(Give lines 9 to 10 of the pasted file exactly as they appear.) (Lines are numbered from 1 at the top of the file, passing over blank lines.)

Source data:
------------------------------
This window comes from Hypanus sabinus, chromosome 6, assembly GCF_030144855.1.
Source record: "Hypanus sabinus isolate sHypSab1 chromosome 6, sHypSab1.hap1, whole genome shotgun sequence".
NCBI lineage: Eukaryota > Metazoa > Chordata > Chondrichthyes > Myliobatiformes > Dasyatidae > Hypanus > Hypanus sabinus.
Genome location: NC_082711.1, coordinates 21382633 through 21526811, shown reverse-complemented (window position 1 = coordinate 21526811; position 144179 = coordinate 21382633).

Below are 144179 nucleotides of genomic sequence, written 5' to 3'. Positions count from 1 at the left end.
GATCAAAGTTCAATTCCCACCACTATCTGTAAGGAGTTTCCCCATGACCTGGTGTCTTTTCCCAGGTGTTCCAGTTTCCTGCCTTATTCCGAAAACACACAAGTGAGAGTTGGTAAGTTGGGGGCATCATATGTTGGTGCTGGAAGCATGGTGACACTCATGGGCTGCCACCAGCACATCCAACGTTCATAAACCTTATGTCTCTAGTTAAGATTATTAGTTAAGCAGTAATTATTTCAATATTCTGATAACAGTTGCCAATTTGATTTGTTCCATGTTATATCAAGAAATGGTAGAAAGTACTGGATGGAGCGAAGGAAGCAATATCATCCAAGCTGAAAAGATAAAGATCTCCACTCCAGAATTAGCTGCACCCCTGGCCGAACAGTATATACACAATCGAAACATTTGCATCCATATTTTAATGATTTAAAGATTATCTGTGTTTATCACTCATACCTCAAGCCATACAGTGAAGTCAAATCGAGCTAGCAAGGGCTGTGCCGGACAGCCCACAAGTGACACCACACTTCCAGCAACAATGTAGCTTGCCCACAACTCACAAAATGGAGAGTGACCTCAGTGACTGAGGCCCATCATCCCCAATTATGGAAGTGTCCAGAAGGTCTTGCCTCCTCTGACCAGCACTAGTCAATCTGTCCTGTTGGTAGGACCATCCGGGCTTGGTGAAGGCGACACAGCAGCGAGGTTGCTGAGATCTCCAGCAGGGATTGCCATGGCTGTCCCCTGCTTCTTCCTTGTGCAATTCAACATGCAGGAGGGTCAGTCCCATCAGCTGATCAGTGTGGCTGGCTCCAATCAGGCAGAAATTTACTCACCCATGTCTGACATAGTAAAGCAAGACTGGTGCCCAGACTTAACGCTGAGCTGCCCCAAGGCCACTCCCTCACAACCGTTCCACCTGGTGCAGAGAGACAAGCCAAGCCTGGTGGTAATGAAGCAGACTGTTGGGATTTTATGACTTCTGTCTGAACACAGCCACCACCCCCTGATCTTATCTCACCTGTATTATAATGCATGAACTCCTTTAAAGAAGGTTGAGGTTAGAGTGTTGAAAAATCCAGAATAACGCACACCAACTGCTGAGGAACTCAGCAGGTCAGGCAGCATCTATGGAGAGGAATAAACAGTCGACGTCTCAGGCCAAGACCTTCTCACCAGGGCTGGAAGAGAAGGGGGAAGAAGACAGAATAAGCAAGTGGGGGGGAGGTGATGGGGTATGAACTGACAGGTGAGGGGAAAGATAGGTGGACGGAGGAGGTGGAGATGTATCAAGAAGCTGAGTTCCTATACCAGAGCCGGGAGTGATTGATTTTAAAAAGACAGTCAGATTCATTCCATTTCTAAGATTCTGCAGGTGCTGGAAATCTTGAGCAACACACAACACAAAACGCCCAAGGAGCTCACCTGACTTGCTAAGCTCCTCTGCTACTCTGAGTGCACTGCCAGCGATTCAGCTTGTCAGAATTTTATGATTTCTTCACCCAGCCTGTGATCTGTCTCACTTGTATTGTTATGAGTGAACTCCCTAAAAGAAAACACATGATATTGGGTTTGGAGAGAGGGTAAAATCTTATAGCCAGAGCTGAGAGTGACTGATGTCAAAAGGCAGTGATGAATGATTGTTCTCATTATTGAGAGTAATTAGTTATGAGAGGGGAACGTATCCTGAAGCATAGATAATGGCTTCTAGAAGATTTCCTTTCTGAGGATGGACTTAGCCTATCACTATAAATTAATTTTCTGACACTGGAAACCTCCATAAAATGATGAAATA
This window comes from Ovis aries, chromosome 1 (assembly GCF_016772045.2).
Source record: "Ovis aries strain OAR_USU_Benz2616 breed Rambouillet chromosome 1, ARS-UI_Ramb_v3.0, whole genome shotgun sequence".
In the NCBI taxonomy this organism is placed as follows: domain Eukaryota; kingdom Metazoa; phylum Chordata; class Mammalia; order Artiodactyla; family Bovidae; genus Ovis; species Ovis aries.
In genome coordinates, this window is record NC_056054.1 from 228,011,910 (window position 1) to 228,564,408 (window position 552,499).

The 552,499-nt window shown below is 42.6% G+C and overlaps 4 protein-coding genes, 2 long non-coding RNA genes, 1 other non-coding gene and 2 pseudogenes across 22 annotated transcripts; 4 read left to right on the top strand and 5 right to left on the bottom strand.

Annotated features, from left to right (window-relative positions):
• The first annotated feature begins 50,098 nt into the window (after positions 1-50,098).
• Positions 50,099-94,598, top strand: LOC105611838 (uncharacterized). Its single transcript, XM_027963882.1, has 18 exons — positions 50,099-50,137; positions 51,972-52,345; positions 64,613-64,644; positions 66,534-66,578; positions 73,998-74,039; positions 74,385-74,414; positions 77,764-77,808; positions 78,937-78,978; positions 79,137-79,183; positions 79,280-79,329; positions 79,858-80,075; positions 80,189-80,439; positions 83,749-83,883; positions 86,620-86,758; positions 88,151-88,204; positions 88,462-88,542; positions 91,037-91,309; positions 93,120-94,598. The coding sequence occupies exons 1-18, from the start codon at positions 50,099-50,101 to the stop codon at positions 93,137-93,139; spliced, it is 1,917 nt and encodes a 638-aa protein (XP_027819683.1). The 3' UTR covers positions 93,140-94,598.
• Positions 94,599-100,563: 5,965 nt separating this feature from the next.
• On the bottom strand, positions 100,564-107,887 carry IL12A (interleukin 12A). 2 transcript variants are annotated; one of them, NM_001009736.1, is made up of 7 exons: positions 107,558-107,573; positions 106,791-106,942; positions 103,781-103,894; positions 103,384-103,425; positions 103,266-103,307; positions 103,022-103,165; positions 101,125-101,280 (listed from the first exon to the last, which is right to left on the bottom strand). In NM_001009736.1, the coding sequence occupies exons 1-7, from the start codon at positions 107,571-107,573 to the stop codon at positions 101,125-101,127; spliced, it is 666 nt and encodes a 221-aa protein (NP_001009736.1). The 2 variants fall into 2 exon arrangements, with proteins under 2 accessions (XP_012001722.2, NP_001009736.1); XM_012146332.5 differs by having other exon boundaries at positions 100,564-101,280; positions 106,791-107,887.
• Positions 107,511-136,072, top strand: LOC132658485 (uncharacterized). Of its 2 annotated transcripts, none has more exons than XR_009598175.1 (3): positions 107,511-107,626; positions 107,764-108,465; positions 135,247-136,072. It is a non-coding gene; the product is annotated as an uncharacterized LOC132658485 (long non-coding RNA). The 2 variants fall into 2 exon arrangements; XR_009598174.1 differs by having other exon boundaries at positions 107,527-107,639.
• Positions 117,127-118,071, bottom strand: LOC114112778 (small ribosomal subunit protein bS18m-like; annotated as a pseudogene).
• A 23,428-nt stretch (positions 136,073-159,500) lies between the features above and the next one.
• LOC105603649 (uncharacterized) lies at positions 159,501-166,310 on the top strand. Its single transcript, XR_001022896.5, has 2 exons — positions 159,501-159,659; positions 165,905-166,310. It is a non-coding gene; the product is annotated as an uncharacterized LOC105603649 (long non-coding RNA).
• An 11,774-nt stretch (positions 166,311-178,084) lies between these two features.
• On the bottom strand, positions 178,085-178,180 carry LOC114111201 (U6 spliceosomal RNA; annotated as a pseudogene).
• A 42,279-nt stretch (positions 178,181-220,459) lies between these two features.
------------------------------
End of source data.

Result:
In the NCBI taxonomy this organism is placed as follows: domain Eukaryota; kingdom Metazoa; phylum Chordata; class Mammalia; order Artiodactyla; family Bovidae; genus Ovis; species Ovis aries.
In genome coordinates, this window is record NC_056054.1 from 228,011,910 (window position 1) to 228,564,408 (window position 552,499).